I have some email questions that are starting to stack up. I'm going to try and take some time here and there to answer some on my blog. Hopefully, I can provide a little insight for anyone else dealing with these issues. Feel free to add your own tips that may have helped you in your journal to being a successful artist.
"I have a couple questions about the interesting life of being a freelance illustrator. I feel like I'm running like a chicken with it's head cut off, and not sure were to find work. I'm kind of grounded in the city right now, so commuting out of state for work is out the question. I figured you could give me a few pointers. Like what to look for when doing a freelance job search, and how to bypass a lot of BS and bogus jobs. I guess what I'm asking is what do I need to work on, who do I need to reach out to, and what are some of the key things in helping you find work. I mean besides an actual BOMB portfolio. Anything you can tell me I would greatly appreciate it."
What to look for when doing a freelance job search, and how to bypass a lot of BS and bogus jobs.
I would be wary of doing any work for a person who is hiring artists for their personal project ie children's book, graphic novels etc. They don't have a company’s budget to use as payment. Often it's their own personal savings and they expect a lot of work for a little money. A client should have a contract set up for freelance artists. If they don't it's a red flag. If you ask what their budget for a job is or what the deadline is and they don't know it's a red flag. A person who hires artists regularly should, at the very least know these things and have a contract to offer.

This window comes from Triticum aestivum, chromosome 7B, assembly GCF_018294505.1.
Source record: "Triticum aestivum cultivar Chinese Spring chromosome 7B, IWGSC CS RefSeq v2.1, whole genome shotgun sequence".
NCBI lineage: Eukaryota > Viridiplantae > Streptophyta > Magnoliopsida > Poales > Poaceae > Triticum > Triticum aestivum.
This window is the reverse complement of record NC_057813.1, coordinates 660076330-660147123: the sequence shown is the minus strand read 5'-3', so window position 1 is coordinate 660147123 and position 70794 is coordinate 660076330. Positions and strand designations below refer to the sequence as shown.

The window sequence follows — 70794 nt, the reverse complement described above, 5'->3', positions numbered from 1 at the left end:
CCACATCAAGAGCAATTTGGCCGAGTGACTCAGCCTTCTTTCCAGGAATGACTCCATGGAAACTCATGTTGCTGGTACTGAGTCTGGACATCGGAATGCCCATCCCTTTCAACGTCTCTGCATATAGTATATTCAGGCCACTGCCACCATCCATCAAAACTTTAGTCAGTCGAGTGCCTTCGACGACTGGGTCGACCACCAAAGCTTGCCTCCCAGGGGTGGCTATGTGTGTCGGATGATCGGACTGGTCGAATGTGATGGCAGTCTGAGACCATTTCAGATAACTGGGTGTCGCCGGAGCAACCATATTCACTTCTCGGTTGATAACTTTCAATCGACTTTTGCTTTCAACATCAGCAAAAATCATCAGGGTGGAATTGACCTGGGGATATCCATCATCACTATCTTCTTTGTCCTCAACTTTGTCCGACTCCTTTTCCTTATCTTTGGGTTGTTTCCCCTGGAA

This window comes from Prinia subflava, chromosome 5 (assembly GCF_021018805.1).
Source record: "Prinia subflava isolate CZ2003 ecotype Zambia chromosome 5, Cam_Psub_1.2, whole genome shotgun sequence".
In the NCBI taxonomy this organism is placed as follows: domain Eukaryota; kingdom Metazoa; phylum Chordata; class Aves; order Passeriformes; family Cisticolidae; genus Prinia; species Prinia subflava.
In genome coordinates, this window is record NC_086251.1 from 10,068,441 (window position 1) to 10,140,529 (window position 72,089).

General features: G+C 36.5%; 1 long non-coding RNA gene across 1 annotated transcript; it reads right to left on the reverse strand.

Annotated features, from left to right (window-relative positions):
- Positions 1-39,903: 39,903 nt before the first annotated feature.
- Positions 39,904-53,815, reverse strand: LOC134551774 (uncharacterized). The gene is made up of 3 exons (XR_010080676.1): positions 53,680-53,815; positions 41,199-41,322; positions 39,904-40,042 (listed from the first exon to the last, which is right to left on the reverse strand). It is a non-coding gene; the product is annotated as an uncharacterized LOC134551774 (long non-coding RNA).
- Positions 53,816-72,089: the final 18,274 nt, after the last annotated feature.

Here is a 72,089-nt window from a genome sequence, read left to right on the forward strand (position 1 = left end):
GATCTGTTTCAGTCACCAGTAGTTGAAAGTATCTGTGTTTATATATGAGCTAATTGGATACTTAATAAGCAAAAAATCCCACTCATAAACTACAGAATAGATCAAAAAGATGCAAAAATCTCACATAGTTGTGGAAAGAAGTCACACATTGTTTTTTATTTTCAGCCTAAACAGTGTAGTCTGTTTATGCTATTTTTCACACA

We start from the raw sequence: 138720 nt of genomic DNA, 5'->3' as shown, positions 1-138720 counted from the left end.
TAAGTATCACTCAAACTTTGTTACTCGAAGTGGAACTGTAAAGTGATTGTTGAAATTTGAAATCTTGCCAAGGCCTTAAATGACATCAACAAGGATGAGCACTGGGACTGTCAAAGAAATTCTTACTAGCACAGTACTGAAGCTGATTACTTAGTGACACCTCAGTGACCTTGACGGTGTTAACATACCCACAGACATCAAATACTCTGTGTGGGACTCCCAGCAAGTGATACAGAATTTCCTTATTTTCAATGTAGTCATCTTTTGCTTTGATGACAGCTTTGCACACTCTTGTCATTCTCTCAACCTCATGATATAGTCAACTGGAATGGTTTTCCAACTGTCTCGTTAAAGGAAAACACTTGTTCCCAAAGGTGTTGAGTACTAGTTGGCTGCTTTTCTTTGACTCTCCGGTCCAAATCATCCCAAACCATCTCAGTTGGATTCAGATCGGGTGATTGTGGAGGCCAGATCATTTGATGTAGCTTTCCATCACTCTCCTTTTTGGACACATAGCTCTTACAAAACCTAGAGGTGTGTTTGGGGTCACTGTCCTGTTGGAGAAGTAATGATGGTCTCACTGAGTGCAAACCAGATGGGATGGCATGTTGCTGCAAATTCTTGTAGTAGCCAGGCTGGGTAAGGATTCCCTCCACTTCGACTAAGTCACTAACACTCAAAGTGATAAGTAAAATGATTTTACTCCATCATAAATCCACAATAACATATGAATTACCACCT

What I'm asking is what do I need to work on, who do I need to reach out to, and what are some of the key things in helping you find work. I mean besides an actual BOMB portfolio. Anything you can tell me I would greatly appreciate it.
What to work on: The number one thing that I notice about student level work is people are not taking their own good(“good” is the operative word here) photo reference and applying that to your sketches. This applies to just about everyone that was in my class and most aspiring artists that I meet. And for some reason everyone seems to fight it. Not sure why that is.
Finding work: Ugh, Welcome to the world of being a professional artist. There are no guarantees for work. A few things to consider. Not in any particular order
1. Networking. Staying in touch with people from school; teachers, classmates, artists from conventions etc. You emailed me so....check.
2. If you’re not working on freelance jobs you should be working on your portfolio. Even if you get to a point where freelance is pouring in they were never quite as fulfilling as personal work. This has helped me to grow as an artist and also get the work that I enjoy and resonates with my artistic needs.
3. It may help to pick out the top ten places you would like to work. Provide each with a nice customized portfolio package geared to reflect what you think they are looking for. You should also follow up with potential clients. If you only have 15 quality pieces in your portfolio think about sending eight now and seven or eight in a month or so. So you don’t give out all your goods at the same time. AD’s get flooded with work so it’s good to remind them you’re still around as often as possible.
4. Promote yourself consistently. This helps if you have new work to promote with. See #2
5. Competitions, Conventions. Gallery shows, Meeting local art directors etc.
6. If you have a group of talented friends consider forming an art collective where work and money is divided to make promoting the group as a whole a bit easier.
7. Note, all the promoting in the world will do little if the work is subpar, mediocre, or just good. Good isn’t good enough. This probably should've been #1.
Here’s what I came up with off the top of my head. Hope this helps.